Chiba-dera declined greatly after the Siege of Odawara in 1590. The Chiba clan, who sided with the Hōjō clan, were completed divested of their property after their defeat by Toyotomi Hideyoshi (1536 or 1537–1598). Tokugawa Ieyasu (1543–1616), recognizing that the temple was near collapse in the disorder of the period, restored the Chiba-dera. Ieyasu rebuilt the burnt garan hall.[5] Members of the Tokugawa clan visited and worshiped at Chiba-dera, and the temple received a 100 koku stipend in the early 17th century. Tokugawa Hidetada (1579–1632), the second Tokugawa shōgun, built a new large-scale Kannon-dō (観音堂?) main hall in 1623.[6] Despite this patronage Chiba-dera suffered numerous disastrous fires and subsequent reconstruction in the Edo period (1603–1868), notably in 1689, 1806, and 1852.

Modern history[edit]

Chiba-dera fell into steep decline after the Meiji Restoration in 1868. The temple lost its rice stipend, its sole source of income. Property was confiscated from Chiba-dera in 1869 under Shinbutsu bunri laws mandating the separation of Shintoism from Buddhism.[5] The temple had no resident priest for much of the Meiji period (1868–1912). Supporters of the temple slowly restored Chiba-dera in the early 20th century. The temple was nearly completely destroyed by fire in World War II. Aerial bombings of Chiba City was carried by the United States as part of the wider Bombing of Tokyo in 1945. On August 6, 1945 the temple was significantly damaged by aereal bombardments, and the Kannon-dō built by Tokugawa Hidetada in 1623 was completely destroyed.[6] In 1976 the temple celebrated the construction and opening of the current Kannon-dō.[4]

Gingko tree[edit]

Gingko tree of Chiba-dera

The keidai temple precinct of Chiba-dera is home to a large gingko tree. It stands at over 30 m (98 ft) tall and the trunk has a width of 8 m (26 ft). The gingko of Chiba-dera is estimated to be 1,000 years old.[5] The tree has been named an Important Natural Monument (天然記念物 tennen kinenbutsu?) of Chiba Prefecture.[4]

Chiba-warai[edit]

In the Edo period a local custom existed whereby local residents donned masks on New Year's Eve, gathered at Chiba-dera, and called out complaints and used abusive languages in reference to local administrators and merchants. Chiba-warai was performed by people of all classes, men and women, young and old.[7] Sarcastic comments were followed by loud laughter, hence the name Chiba-warai (千葉笑い?). At midnight the Chiba-warai ended and villagers would begin the New Year celebration.[8] Tomokiyo Oyamada (1783–1847) described the practice in the Sōma nikki. The practice of Chiba-warai existed into the Meiji period.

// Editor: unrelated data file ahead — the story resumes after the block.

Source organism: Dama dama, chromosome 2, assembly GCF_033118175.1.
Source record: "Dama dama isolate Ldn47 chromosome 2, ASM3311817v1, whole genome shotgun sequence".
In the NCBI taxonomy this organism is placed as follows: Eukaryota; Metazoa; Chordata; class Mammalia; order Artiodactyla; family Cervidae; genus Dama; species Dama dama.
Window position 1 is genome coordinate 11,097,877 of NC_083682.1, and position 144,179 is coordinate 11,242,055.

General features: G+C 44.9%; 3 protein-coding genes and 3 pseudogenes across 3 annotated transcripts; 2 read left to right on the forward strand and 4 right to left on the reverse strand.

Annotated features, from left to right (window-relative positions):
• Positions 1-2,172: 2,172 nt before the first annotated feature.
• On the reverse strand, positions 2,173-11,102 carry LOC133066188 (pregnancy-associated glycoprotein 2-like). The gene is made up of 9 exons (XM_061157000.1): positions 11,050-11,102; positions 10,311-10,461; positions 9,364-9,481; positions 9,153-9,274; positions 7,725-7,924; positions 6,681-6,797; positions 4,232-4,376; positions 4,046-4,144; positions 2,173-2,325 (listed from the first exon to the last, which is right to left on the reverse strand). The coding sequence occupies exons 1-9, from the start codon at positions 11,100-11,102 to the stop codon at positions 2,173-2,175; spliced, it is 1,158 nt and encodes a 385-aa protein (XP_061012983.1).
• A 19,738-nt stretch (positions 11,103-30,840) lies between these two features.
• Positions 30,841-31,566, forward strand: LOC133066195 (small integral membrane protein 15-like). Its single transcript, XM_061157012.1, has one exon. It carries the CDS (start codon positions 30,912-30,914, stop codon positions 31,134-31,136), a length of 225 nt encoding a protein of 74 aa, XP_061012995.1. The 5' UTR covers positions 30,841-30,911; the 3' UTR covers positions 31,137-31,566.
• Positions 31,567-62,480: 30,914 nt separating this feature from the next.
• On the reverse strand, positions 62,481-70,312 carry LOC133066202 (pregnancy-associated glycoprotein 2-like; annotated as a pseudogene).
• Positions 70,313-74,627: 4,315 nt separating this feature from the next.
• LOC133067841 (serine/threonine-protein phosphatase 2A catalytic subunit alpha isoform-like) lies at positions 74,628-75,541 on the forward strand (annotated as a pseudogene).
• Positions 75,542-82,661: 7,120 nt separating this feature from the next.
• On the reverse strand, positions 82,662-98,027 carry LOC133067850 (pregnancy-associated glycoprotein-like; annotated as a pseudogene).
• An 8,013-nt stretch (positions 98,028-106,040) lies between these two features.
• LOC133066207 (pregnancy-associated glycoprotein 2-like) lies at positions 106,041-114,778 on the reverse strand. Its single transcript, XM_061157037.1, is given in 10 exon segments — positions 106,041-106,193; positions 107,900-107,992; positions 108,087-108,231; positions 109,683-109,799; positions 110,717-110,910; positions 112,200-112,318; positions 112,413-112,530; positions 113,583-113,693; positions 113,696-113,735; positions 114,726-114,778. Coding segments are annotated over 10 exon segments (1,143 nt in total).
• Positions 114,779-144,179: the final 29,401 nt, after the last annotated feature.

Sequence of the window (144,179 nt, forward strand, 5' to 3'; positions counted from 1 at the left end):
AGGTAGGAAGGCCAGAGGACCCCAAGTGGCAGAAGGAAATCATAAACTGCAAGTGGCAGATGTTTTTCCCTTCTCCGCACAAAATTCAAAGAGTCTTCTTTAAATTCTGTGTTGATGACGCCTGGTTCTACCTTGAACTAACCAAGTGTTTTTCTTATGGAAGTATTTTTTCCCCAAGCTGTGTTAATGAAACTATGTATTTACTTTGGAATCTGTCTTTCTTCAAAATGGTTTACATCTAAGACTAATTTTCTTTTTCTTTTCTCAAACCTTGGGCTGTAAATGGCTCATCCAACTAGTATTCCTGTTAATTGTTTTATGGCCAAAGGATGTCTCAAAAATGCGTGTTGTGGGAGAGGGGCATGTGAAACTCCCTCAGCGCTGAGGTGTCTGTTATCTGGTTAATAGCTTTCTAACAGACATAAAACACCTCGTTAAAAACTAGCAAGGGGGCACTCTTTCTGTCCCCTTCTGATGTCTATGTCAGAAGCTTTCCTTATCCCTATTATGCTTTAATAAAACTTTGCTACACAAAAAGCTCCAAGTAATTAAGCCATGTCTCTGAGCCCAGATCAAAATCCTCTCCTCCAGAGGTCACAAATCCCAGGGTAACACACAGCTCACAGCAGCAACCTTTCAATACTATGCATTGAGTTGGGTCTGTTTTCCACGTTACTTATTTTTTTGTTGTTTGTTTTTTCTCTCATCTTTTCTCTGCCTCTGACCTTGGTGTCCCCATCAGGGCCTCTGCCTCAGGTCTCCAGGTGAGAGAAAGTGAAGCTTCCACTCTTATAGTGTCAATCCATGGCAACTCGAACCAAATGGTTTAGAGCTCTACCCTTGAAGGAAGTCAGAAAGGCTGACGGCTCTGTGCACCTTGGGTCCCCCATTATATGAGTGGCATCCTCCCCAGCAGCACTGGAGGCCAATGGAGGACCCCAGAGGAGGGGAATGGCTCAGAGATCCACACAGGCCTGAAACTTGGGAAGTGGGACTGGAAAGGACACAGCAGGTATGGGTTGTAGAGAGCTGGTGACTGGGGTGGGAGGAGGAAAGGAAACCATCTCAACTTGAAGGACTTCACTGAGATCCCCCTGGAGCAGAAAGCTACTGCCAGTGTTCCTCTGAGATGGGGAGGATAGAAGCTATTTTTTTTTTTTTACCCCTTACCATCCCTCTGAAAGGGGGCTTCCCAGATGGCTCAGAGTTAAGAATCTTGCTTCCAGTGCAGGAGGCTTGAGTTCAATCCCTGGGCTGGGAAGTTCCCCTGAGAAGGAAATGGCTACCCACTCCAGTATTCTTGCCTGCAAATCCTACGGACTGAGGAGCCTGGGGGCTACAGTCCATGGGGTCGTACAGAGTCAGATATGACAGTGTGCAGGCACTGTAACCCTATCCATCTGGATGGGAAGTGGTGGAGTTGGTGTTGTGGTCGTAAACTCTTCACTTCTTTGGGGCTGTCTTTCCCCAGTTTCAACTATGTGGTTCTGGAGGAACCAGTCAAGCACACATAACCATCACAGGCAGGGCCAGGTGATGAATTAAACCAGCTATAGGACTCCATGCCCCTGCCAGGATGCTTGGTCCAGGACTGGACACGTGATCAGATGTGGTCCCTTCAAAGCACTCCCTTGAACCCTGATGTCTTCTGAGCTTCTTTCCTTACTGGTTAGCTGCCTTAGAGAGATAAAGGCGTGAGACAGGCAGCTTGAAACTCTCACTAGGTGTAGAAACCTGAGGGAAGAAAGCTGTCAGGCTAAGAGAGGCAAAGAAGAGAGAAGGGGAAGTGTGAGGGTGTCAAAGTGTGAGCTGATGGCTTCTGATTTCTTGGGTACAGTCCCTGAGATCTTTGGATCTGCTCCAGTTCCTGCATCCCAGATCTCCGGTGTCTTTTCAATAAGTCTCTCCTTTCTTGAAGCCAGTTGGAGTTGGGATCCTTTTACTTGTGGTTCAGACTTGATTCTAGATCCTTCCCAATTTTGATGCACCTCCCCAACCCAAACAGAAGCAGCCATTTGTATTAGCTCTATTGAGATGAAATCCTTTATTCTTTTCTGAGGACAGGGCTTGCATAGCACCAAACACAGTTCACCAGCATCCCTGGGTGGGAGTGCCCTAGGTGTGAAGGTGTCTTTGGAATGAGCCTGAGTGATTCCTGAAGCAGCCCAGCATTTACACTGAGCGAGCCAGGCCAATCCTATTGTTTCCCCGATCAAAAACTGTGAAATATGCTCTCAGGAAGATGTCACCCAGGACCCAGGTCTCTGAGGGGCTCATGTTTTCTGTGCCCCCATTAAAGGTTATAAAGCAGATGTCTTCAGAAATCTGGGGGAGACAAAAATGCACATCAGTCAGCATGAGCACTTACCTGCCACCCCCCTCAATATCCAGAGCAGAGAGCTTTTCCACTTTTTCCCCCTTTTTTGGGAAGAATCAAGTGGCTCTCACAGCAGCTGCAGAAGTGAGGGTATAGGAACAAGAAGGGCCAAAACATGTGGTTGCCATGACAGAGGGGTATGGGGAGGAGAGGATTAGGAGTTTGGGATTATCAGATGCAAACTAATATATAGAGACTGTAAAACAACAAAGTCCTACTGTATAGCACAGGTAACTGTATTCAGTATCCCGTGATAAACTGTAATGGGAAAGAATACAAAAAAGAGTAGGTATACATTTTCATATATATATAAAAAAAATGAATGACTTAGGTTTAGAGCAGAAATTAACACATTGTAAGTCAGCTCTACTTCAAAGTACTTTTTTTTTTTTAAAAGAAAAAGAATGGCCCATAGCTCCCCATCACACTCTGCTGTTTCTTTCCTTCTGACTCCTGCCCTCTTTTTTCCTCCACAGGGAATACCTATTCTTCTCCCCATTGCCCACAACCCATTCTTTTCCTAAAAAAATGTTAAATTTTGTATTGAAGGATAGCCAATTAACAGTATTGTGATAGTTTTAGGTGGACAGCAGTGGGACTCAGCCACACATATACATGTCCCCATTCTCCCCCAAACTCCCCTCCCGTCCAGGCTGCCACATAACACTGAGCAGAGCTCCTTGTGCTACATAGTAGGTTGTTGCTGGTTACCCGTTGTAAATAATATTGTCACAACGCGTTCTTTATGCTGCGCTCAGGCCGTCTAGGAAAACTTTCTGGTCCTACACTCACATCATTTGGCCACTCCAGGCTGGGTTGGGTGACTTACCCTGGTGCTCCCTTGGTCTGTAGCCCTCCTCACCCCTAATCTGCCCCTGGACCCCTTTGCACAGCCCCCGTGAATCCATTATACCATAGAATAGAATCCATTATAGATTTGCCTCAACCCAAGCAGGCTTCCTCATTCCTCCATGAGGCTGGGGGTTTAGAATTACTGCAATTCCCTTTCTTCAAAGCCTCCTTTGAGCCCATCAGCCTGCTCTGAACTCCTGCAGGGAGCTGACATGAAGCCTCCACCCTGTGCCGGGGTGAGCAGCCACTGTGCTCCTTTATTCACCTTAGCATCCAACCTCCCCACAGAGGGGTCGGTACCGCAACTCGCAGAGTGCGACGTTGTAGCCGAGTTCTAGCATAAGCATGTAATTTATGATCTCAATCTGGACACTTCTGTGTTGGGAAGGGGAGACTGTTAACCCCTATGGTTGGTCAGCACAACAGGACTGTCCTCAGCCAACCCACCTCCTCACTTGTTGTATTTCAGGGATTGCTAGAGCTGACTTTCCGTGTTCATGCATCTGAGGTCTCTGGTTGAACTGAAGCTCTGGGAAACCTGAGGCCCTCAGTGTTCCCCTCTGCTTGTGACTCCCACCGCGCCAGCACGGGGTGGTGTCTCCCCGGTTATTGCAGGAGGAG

The poet Kobayashi Issa (1763–1827) wrote a haiku on the Chiba-warai.

千葉寺や 隅に子どもも むり笑ひ[9]
Chibadera ya sumini kodomo mo muriwarai
Chiba-dera / In corners even children / Laughing irrationally[10]

Noted treasures[edit]

Order in Buddhist Pilgrimage[edit]

Bandō Sanjūsankasho
28 Ryushō-in -- 29 Chiba-dera -- 30 Kōzō-ji

Transportation[edit]

See also[edit]

  • For an explanation of terms concerning Japanese Buddhism, Japanese Buddhist art, and Japanese Buddhist temple architecture, see the Glossary of Japanese Buddhism.

References[edit]

  1. ^ "Chiba-dera". Nihon Kokugo Daijiten (日本国語大辞典 “Large Dictionary of the Japanese Language”). Tokyo: Shogakukan. 2012. Retrieved 2012-03-01. (Japanese)
  2. ^ "Chiba-dera". Dijitaru daijisen (デジタル大辞泉 “Digital Dictionary”). Tokyo: Shogakukan. 2012. Retrieved 2012-03-01. (Japanese)
  3. ^ 第29番海上山千葉寺(Japanese)
  4. ^ a b c d e "Chiba-dera". Kokushi Daijiten (国史大辞典 “Dictionary of Japanese History”). Tokyo: Shogakukan. 2012. Retrieved 2012-01-12. (Japanese)
  5. ^ a b c d e 千葉寺(Japanese)
  6. ^ a b 千葉寺へ御来山歓迎(Japanese)
  7. ^ 「千葉笑い」とは、どんな笑い?(Japanese)
  8. ^ Chiba-ken Kōtō Gakkō Kyōiku Kenkyūkai. Rekishi Bukai. (1989). Chiba-ken no rekishi sanpo (千葉県の歴史散步 "A Walk of Chiba Prefecture's History") (in isbn = 978-4-634-29120-1). Tokyo: Yamakawa Shuppansha. p. 18. (Japanese)
  9. ^ [1] 千葉笑いとは何か?~千葉寺の奇習~(Japanese)
  10. ^ 千葉寺-Senyoji Temple(Japanese)